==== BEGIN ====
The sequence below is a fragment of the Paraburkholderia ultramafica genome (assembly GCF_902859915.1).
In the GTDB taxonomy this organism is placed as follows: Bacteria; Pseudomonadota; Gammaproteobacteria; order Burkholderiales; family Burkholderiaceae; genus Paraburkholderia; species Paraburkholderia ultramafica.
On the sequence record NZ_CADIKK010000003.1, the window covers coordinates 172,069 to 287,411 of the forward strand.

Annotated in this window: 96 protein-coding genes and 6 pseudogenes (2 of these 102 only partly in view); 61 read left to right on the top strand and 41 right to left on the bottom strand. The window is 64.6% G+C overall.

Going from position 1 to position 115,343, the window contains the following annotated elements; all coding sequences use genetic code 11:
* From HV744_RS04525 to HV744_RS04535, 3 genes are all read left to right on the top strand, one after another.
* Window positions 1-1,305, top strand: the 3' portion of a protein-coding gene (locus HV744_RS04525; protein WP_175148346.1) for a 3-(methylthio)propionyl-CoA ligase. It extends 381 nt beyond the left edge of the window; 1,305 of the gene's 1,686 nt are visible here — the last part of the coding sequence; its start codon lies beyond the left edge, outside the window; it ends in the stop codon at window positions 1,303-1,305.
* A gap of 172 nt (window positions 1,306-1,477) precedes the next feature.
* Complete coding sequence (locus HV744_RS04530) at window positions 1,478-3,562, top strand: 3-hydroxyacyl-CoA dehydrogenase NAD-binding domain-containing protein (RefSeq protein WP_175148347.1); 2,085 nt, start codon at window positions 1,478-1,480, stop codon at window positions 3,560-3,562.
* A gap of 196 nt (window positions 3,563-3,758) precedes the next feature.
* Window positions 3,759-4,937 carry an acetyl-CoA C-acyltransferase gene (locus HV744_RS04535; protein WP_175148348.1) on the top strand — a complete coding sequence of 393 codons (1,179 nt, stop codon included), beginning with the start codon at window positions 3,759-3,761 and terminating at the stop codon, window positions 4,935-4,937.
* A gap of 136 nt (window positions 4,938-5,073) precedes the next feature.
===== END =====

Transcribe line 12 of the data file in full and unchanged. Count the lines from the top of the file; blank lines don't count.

* A gap of 136 nt (window positions 4,938-5,073) precedes the next feature.